IndieWire's Kohn: “Does America Need Its Own Cannes Competition?"

IndieWire's Eric Kohn just posted a op-ed about how, he believes, the U.S. might need a Cannes-like competition festival among major filmmakers. 
This line of thinking has, of course, started because of the dispute between the prestigious festival and Netflix, over streaming laws that prevent movies from being streamed in France 36 months after initial theatrical release. 
Titled “Does America Need Its Own Cannes Competition?“, Kohn’s piece is sub-headlined “with so few American films in the world’s most prestigious festival competition, U.S. programmers explain why there’s no equivalent in North America.”
Of course, I like the idea but Kohn tends to neglect the fact that Telluride and TIFF more than make up for it in the fall. They just need to add an actual competition for awards and et voila!
I don't think NYFF would work since 85% of their lineup is Cannes-oriented and they most probably want it to stay that way. 

Telluride could, technically, work, if they stop charging press for badges and turn their lineup into an awards competition, but fat chance that happens.

I think the best bet would actually be Toronto. Choose 20-30 films for competition and just run with it. You can program the rest of the 150 or so movies in non-competitive sections. This would most definitely re-energize the fest and wash away the Post-Telluride/Venice staleness that has inflicted TIFF in recent years.

In the writeup, Kohn speaks to Sundance head John Cooper, South by Southwest co-founder Janet Pierson and Tribeca Film Festival director of programming Cara Cusumato, all three of which tell him that they have no interest in doing such a festival since their respective brands have found the right niche, identity if you will, in terms of representation for American Independent cinema.

Cannes head Femaux has repeatedly stated that no selection will ” be governed or influenced by “positive discrimination,” which clearly means that he will not be influenced by the sudden forceful rush to represent "woke" and "feminist" cinema, which has quickly become a mainstay at film festivals such as Sundance.

Cooper makes mention of the Fremaux quote and says “What is ‘positive discrimination’?” Oh, man. He goes on to say that Sundance “discuss diversity as one factor in the competition selection process”, and adds, “It comes into play, during the eleventh hour, [but] we don’t let it drive the selection. I have a very diverse staff, so I know that helps. But we let the film drive things.”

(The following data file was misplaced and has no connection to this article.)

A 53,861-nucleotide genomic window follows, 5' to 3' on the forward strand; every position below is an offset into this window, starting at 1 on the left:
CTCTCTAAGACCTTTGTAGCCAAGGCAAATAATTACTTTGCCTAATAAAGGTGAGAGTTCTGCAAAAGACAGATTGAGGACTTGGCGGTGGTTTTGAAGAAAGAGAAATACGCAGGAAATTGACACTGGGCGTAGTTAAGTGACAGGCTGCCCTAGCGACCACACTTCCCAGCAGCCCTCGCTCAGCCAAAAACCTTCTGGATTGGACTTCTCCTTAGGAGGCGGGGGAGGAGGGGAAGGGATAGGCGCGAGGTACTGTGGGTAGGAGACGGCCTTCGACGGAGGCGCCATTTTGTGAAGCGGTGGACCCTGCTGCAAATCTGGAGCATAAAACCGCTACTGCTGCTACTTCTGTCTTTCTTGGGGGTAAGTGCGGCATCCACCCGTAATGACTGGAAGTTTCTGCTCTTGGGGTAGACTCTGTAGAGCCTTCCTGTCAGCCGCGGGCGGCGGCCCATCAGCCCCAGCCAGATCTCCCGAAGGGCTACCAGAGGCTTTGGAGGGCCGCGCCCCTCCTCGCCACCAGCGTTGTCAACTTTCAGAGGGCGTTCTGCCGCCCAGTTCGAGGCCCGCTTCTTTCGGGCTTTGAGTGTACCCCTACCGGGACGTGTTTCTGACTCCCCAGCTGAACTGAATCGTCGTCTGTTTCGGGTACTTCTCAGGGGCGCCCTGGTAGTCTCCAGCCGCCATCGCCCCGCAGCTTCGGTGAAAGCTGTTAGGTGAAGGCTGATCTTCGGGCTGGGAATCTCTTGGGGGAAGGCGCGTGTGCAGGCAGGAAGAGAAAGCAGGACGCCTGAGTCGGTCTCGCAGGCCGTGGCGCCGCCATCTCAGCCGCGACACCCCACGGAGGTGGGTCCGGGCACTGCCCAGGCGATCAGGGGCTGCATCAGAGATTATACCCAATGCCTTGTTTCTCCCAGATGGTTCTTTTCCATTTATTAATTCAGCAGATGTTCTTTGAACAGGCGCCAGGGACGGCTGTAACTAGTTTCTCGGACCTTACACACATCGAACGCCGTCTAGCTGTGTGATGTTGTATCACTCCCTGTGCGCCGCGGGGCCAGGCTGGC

After reading Kohn's op-ed, Jeff Wells sent the following email to Cooper:

"Excuse me but Cooper knows exactly what “positive discrimination” is. Adhering to a woke feminist, LGBTQ and diverse agenda (which has resulted in that annual Park City gathering becoming a “socialist summer camp in the snow”) is what Sundance seems to be transitioning into these days."

"It was certainly what Sundance ‘18 was about. That festival was so progressively programmed and politically “instructive” that I began to feel a vague sense of suffocation after three or four days. After five or six days I began to feel lethargic and irritable. It was almost like being in China during the Great Cultural Revolution of the mid ‘60s."

"In the ‘90s and early aughts and even until recently, Sundance was about edgy provocations, discoveries and major breakouts, and occasional grand slams that travelled all the way into Oscar season. Now it’s basically for wokers in the same way that SXSW is mainly for fantasy-genre geeks and cutting-edge defiers of cultural norms."

I wrote back to Wells and said:

"Right before Cannes announced their slate, there was so much speculation, only stateside of course, as to whether or not Fremaux would adhere to current political wokeness and feminism for his Cannes lineup. When he didn't IndieWire and co. were all up in arms about it. You can bet your bottom dollar that Telluride will adhere to the pressure with this year's lineup, lots of female and African-American filmmakers expected, just like Sundance. A "politically instructive" program as you mentioned."